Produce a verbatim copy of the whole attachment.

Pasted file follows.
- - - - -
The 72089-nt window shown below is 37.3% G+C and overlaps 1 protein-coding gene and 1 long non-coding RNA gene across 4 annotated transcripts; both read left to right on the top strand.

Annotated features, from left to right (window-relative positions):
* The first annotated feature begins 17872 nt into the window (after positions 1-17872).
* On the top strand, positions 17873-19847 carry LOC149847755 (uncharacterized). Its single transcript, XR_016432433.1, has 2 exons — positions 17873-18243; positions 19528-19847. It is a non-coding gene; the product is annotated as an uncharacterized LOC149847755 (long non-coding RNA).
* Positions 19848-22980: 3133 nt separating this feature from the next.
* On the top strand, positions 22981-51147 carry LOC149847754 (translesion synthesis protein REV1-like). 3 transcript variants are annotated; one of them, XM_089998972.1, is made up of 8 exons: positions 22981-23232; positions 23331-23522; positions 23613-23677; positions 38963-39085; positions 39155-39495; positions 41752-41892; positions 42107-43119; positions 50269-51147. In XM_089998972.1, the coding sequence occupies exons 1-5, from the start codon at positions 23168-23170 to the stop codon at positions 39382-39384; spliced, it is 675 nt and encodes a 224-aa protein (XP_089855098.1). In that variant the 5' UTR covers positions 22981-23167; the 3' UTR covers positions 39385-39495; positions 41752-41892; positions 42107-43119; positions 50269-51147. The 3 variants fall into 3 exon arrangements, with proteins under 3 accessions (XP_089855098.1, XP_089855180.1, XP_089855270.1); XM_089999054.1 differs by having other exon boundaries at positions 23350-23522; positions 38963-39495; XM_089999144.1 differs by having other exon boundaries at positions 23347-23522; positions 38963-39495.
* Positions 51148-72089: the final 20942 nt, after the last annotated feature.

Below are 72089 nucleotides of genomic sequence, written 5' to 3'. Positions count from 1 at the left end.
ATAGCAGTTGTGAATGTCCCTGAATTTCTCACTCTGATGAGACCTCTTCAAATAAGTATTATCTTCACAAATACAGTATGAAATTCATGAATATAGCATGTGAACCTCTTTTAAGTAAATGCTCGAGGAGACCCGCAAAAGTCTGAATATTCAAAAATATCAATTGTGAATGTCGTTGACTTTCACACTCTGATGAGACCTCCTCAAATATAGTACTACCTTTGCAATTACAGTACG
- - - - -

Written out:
The 72089-nt window shown below is 37.3% G+C and overlaps 1 protein-coding gene and 1 long non-coding RNA gene across 4 annotated transcripts; both read left to right on the top strand.

Annotated features, from left to right (window-relative positions):
* The first annotated feature begins 17872 nt into the window (after positions 1-17872).
* On the top strand, positions 17873-19847 carry LOC149847755 (uncharacterized). Its single transcript, XR_016432433.1, has 2 exons — positions 17873-18243; positions 19528-19847. It is a non-coding gene; the product is annotated as an uncharacterized LOC149847755 (long non-coding RNA).
* Positions 19848-22980: 3133 nt separating this feature from the next.
* On the top strand, positions 22981-51147 carry LOC149847754 (translesion synthesis protein REV1-like). 3 transcript variants are annotated; one of them, XM_089998972.1, is made up of 8 exons: positions 22981-23232; positions 23331-23522; positions 23613-23677; positions 38963-39085; positions 39155-39495; positions 41752-41892; positions 42107-43119; positions 50269-51147. In XM_089998972.1, the coding sequence occupies exons 1-5, from the start codon at positions 23168-23170 to the stop codon at positions 39382-39384; spliced, it is 675 nt and encodes a 224-aa protein (XP_089855098.1). In that variant the 5' UTR covers positions 22981-23167; the 3' UTR covers positions 39385-39495; positions 41752-41892; positions 42107-43119; positions 50269-51147. The 3 variants fall into 3 exon arrangements, with proteins under 3 accessions (XP_089855098.1, XP_089855180.1, XP_089855270.1); XM_089999054.1 differs by having other exon boundaries at positions 23350-23522; positions 38963-39495; XM_089999144.1 differs by having other exon boundaries at positions 23347-23522; positions 38963-39495.
* Positions 51148-72089: the final 20942 nt, after the last annotated feature.

Below are 72089 nucleotides of genomic sequence, written 5' to 3'. Positions count from 1 at the left end.
ATAGCAGTTGTGAATGTCCCTGAATTTCTCACTCTGATGAGACCTCTTCAAATAAGTATTATCTTCACAAATACAGTATGAAATTCATGAATATAGCATGTGAACCTCTTTTAAGTAAATGCTCGAGGAGACCCGCAAAAGTCTGAATATTCAAAAATATCAATTGTGAATGTCGTTGACTTTCACACTCTGATGAGACCTCCTCAAATATAGTACTACCTTTGCAATTACAGTACG